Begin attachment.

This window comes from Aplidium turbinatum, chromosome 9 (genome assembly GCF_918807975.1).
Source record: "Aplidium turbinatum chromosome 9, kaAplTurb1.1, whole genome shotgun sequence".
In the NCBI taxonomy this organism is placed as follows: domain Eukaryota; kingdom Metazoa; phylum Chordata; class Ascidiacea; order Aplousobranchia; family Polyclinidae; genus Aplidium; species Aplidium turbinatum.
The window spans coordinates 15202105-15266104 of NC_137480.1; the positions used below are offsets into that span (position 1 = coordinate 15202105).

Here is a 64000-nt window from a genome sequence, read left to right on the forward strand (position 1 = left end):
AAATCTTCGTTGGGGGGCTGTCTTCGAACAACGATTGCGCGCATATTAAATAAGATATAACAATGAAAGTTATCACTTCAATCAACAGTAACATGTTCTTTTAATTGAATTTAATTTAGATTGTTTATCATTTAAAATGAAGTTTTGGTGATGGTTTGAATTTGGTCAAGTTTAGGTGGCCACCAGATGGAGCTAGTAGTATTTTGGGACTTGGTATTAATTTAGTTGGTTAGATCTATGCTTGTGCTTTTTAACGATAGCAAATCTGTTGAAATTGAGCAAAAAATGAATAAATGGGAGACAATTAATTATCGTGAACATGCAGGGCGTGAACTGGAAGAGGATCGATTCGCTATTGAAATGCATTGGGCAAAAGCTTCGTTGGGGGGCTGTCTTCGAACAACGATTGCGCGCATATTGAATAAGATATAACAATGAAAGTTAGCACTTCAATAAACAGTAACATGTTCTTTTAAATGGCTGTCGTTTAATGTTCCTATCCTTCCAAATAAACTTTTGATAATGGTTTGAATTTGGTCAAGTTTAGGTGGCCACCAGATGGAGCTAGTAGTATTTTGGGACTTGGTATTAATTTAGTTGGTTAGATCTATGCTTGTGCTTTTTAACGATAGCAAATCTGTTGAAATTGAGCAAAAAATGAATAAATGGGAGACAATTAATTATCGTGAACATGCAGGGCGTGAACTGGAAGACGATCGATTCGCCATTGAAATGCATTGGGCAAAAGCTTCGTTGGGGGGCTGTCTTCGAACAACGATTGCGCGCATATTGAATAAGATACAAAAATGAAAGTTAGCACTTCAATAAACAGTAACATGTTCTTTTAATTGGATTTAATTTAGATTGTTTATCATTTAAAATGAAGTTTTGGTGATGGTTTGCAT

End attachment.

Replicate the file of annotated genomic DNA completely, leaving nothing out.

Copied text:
This window comes from Aplidium turbinatum, chromosome 9 (genome assembly GCF_918807975.1).
Source record: "Aplidium turbinatum chromosome 9, kaAplTurb1.1, whole genome shotgun sequence".
In the NCBI taxonomy this organism is placed as follows: domain Eukaryota; kingdom Metazoa; phylum Chordata; class Ascidiacea; order Aplousobranchia; family Polyclinidae; genus Aplidium; species Aplidium turbinatum.
The window spans coordinates 15202105-15266104 of NC_137480.1; the positions used below are offsets into that span (position 1 = coordinate 15202105).

Here is a 64000-nt window from a genome sequence, read left to right on the forward strand (position 1 = left end):
AAATCTTCGTTGGGGGGCTGTCTTCGAACAACGATTGCGCGCATATTAAATAAGATATAACAATGAAAGTTATCACTTCAATCAACAGTAACATGTTCTTTTAATTGAATTTAATTTAGATTGTTTATCATTTAAAATGAAGTTTTGGTGATGGTTTGAATTTGGTCAAGTTTAGGTGGCCACCAGATGGAGCTAGTAGTATTTTGGGACTTGGTATTAATTTAGTTGGTTAGATCTATGCTTGTGCTTTTTAACGATAGCAAATCTGTTGAAATTGAGCAAAAAATGAATAAATGGGAGACAATTAATTATCGTGAACATGCAGGGCGTGAACTGGAAGAGGATCGATTCGCTATTGAAATGCATTGGGCAAAAGCTTCGTTGGGGGGCTGTCTTCGAACAACGATTGCGCGCATATTGAATAAGATATAACAATGAAAGTTAGCACTTCAATAAACAGTAACATGTTCTTTTAAATGGCTGTCGTTTAATGTTCCTATCCTTCCAAATAAACTTTTGATAATGGTTTGAATTTGGTCAAGTTTAGGTGGCCACCAGATGGAGCTAGTAGTATTTTGGGACTTGGTATTAATTTAGTTGGTTAGATCTATGCTTGTGCTTTTTAACGATAGCAAATCTGTTGAAATTGAGCAAAAAATGAATAAATGGGAGACAATTAATTATCGTGAACATGCAGGGCGTGAACTGGAAGACGATCGATTCGCCATTGAAATGCATTGGGCAAAAGCTTCGTTGGGGGGCTGTCTTCGAACAACGATTGCGCGCATATTGAATAAGATACAAAAATGAAAGTTAGCACTTCAATAAACAGTAACATGTTCTTTTAATTGGATTTAATTTAGATTGTTTATCATTTAAAATGAAGTTTTGGTGATGGTTTGCAT